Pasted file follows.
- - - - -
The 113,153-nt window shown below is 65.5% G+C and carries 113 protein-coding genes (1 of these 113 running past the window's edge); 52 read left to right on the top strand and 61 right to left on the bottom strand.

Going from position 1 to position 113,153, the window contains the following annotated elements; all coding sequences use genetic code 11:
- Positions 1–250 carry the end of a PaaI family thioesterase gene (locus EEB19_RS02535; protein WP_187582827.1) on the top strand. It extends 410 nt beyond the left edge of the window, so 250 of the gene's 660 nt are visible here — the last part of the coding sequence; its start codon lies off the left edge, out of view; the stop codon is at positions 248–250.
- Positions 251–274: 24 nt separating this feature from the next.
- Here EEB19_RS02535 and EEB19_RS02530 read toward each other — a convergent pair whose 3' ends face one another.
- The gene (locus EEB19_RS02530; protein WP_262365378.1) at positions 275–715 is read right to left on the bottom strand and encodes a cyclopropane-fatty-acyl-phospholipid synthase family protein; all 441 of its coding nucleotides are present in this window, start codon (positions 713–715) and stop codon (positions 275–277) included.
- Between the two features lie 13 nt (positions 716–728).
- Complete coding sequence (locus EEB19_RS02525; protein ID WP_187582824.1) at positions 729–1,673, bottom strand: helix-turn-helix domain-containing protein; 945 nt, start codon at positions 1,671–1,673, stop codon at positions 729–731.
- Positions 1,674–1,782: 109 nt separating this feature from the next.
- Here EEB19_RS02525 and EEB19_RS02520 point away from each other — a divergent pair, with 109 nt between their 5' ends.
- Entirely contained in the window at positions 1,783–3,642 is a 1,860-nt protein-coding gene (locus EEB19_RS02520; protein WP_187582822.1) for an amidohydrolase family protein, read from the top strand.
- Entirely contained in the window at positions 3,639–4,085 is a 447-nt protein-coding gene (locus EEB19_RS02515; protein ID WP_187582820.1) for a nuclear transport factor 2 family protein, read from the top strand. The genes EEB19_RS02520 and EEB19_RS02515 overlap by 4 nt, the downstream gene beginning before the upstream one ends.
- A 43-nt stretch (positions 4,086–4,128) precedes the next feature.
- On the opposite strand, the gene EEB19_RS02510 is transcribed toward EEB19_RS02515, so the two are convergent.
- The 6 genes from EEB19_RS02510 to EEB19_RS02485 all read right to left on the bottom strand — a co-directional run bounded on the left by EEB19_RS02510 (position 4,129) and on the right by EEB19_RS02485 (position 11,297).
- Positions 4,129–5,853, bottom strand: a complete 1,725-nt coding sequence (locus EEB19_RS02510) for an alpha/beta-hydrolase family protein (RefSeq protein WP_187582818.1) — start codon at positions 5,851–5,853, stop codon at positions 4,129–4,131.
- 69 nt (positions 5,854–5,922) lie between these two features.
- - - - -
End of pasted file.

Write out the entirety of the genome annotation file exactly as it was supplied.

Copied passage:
The 113,153-nt window shown below is 65.5% G+C and carries 113 protein-coding genes (1 of these 113 running past the window's edge); 52 read left to right on the top strand and 61 right to left on the bottom strand.

Going from position 1 to position 113,153, the window contains the following annotated elements; all coding sequences use genetic code 11:
- Positions 1–250 carry the end of a PaaI family thioesterase gene (locus EEB19_RS02535; protein WP_187582827.1) on the top strand. It extends 410 nt beyond the left edge of the window, so 250 of the gene's 660 nt are visible here — the last part of the coding sequence; its start codon lies off the left edge, out of view; the stop codon is at positions 248–250.
- Positions 251–274: 24 nt separating this feature from the next.
- Here EEB19_RS02535 and EEB19_RS02530 read toward each other — a convergent pair whose 3' ends face one another.
- The gene (locus EEB19_RS02530; protein WP_262365378.1) at positions 275–715 is read right to left on the bottom strand and encodes a cyclopropane-fatty-acyl-phospholipid synthase family protein; all 441 of its coding nucleotides are present in this window, start codon (positions 713–715) and stop codon (positions 275–277) included.
- Between the two features lie 13 nt (positions 716–728).
- Complete coding sequence (locus EEB19_RS02525; protein ID WP_187582824.1) at positions 729–1,673, bottom strand: helix-turn-helix domain-containing protein; 945 nt, start codon at positions 1,671–1,673, stop codon at positions 729–731.
- Positions 1,674–1,782: 109 nt separating this feature from the next.
- Here EEB19_RS02525 and EEB19_RS02520 point away from each other — a divergent pair, with 109 nt between their 5' ends.
- Entirely contained in the window at positions 1,783–3,642 is a 1,860-nt protein-coding gene (locus EEB19_RS02520; protein WP_187582822.1) for an amidohydrolase family protein, read from the top strand.
- Entirely contained in the window at positions 3,639–4,085 is a 447-nt protein-coding gene (locus EEB19_RS02515; protein ID WP_187582820.1) for a nuclear transport factor 2 family protein, read from the top strand. The genes EEB19_RS02520 and EEB19_RS02515 overlap by 4 nt, the downstream gene beginning before the upstream one ends.
- A 43-nt stretch (positions 4,086–4,128) precedes the next feature.
- On the opposite strand, the gene EEB19_RS02510 is transcribed toward EEB19_RS02515, so the two are convergent.
- The 6 genes from EEB19_RS02510 to EEB19_RS02485 all read right to left on the bottom strand — a co-directional run bounded on the left by EEB19_RS02510 (position 4,129) and on the right by EEB19_RS02485 (position 11,297).
- Positions 4,129–5,853, bottom strand: a complete 1,725-nt coding sequence (locus EEB19_RS02510) for an alpha/beta-hydrolase family protein (RefSeq protein WP_187582818.1) — start codon at positions 5,851–5,853, stop codon at positions 4,129–4,131.
- 69 nt (positions 5,854–5,922) lie between these two features.